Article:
Solidarity Against Assault

For our first editorial, we typically have a choice regarding the topic which we will write about. Unfortunately, this week we did not.

In the same week that convicted Stanford University rapist Brock Turner was released from jail, after serving just half of his six-month sentence for sexually assaulting an unconscious 22-year-old woman, a sexual assault occurred right off our college campus.

Protest over Turner’s light sentence for a heinous rape came in scores after his sentencing, and even more so now that he has been released three months early. This case, like many before it, shows that punishment for sexual assault on or near college campuses can be conditional based on race, gender, class privilege and association with a prided institution.  

Turner’s case is a universal one. What’s even more terrifying is we all know a Brock Turner. We all know a rape case that has disturbed us to the core and unsettled our faith in one another.

But for many others, a legal case may not ever arise. Nationally, 63 percent of sexual assaults are not reported to the police, according to the National Sexual Violence Resource Center. The trial of Brock Turner provides only an inkling of reasoning into why this staggering statistic exists; the more the public sees rapists getting off the hook because they can throw a ball well or have money, the less victims may feel confident that their bravery in coming forward will be taken seriously.

When the assault took place in our community, students were alerted immediately by our University Police Department, for which we commend them. Their transparency steadied a community in crisis and kept students updated on the situation as it unfolded. Though the incidents did not occur on campus, the town is an extension of our campus where many students reside.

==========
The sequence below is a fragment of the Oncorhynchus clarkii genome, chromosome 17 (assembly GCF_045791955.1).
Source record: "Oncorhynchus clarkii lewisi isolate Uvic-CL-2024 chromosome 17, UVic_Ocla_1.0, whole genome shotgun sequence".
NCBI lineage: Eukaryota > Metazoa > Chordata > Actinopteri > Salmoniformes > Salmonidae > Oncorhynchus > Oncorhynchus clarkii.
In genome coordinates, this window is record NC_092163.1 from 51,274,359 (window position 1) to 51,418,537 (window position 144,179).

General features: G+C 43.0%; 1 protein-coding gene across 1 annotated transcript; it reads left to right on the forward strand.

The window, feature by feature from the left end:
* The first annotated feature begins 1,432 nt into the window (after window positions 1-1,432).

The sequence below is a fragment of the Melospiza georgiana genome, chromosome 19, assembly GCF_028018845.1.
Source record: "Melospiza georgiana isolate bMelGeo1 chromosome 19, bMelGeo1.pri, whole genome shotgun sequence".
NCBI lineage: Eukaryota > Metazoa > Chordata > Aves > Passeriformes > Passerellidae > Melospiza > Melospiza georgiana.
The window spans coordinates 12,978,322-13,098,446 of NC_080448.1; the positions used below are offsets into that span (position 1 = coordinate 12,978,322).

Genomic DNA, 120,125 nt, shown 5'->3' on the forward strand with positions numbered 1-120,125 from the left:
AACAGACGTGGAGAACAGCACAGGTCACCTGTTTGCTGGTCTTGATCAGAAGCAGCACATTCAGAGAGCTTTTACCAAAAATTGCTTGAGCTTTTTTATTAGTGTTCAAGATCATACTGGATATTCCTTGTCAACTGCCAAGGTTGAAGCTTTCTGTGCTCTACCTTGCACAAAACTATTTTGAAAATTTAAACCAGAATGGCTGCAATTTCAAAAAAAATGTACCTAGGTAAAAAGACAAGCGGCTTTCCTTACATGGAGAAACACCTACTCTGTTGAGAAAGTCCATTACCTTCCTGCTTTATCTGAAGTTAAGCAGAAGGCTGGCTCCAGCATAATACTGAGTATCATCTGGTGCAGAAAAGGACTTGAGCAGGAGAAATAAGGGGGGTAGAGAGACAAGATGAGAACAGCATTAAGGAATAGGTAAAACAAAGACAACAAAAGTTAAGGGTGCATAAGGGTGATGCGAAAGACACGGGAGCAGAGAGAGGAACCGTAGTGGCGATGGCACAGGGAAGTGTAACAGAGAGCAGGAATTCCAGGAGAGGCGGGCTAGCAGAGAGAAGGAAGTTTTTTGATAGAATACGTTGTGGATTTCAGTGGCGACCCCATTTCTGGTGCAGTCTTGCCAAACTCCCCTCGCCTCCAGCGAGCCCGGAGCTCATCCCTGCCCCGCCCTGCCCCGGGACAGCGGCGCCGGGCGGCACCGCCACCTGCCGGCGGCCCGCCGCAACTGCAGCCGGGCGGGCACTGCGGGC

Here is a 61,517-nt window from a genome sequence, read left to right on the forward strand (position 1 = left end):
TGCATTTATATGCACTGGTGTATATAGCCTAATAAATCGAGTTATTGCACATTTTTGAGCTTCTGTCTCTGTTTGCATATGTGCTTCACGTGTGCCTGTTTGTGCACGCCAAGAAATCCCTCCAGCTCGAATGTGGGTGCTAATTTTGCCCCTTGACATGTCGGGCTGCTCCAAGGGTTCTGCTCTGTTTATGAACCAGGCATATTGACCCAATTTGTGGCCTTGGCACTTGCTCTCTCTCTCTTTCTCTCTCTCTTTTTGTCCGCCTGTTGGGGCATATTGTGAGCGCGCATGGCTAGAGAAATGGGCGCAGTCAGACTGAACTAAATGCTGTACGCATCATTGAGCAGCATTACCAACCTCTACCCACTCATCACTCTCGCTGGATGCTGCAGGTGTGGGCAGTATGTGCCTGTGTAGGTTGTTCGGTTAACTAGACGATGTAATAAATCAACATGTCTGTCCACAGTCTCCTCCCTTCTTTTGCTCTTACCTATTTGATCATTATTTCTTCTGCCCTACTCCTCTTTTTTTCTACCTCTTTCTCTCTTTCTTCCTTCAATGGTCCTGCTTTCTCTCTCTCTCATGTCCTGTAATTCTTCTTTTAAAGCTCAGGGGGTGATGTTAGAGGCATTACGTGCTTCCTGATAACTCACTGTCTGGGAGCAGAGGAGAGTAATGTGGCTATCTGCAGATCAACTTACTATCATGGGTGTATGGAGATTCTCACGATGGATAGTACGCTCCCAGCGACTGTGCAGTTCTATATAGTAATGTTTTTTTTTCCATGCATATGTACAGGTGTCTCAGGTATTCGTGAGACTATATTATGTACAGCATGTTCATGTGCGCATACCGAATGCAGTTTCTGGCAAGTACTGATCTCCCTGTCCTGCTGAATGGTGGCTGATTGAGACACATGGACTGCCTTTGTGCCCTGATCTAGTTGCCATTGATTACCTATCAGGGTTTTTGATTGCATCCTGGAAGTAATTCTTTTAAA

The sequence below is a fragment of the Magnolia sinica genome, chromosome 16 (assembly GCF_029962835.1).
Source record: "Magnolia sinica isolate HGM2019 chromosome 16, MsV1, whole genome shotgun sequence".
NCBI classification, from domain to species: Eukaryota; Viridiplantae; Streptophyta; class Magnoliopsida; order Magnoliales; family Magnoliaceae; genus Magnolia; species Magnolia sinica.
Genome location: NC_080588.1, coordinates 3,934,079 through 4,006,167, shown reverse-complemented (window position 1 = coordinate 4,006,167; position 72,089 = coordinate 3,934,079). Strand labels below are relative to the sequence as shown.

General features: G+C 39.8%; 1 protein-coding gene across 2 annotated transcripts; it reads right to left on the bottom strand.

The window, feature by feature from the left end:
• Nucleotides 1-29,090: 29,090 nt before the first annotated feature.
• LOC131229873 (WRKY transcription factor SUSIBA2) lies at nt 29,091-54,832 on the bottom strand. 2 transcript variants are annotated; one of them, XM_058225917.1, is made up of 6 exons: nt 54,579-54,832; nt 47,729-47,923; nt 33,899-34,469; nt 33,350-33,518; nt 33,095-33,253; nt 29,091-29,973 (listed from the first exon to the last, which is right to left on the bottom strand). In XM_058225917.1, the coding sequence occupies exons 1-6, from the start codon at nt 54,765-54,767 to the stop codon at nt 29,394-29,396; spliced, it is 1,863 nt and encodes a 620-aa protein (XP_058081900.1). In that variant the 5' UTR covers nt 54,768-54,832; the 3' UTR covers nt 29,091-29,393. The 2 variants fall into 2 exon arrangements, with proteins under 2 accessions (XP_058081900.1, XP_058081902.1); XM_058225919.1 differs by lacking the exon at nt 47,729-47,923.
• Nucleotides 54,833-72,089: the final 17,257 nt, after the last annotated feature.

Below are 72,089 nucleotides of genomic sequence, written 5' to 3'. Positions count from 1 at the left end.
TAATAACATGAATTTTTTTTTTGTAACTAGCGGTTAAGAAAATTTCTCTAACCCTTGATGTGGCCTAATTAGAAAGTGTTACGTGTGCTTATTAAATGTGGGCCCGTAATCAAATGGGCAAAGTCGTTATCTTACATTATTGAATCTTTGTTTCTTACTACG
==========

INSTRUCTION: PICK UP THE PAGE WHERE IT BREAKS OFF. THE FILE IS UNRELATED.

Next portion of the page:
We at The New Paltz Oracle have had enough of the rape epidemic facing colleges across this country.

As journalists and fellow students, we wish we would not have to cover crimes like these in our own community. For the fourth-years on staff, writing about local sexual assaults and attempted rapes has become an annual occurrence, with each time being just as shocking and frightening as the one before it. But we will never stop bringing light to these cases, regardless of how frequently they may happen.

We believe there should be proactive measures taken across the country not just to address sexual assault, but to outright prevent it. The “It’s On Us,” campaign began as a White House initiative in 2014 to help put an end to sexual assault and has been upheld by various communities at SUNY New Paltz. Additionally, students should learn about consent when they are first taught sexual education in school. Mandatory sentencing for convicted rapists is also necessary to legitimize the severity of the crime and facilitate justice.

Brock Turner’s light sentence represents a fatal flaw in our judicial system, where bias favors white males of considerable class privilege. It is important to remember the crimes with which Turner was charged with: sexual penetration of an unconscious person, sexual penetration of an intoxicated person and assault with the intent to commit rape of an unconscious person.

According to a 2015 study from the American Association of University Women, (AAUW), 91 percent of colleges reported zero rapes on their campus in the 2014 calendar year. There may indeed be colleges with zero instances of rape, but it is highly suspicious for this many colleges to report in at zero percent. The Clery Act, which requires colleges to report information about crime to the Department of Education, was used as the basis for this study, suggesting that colleges may be covering up sexual assaults to prevent them from appearing on public record.

Though it is never the victim’s fault, the world in which we live requires precautionary measures. These include making sure your doors and windows are secured, always making sure someone knows where you are going and who you will be with, bring a friend along to parties to look out for one another.

A Rape Aggression Defense, (RAD), course is offered by the college in order to teach self-defense. Please call 845-257-2222 or email for more information.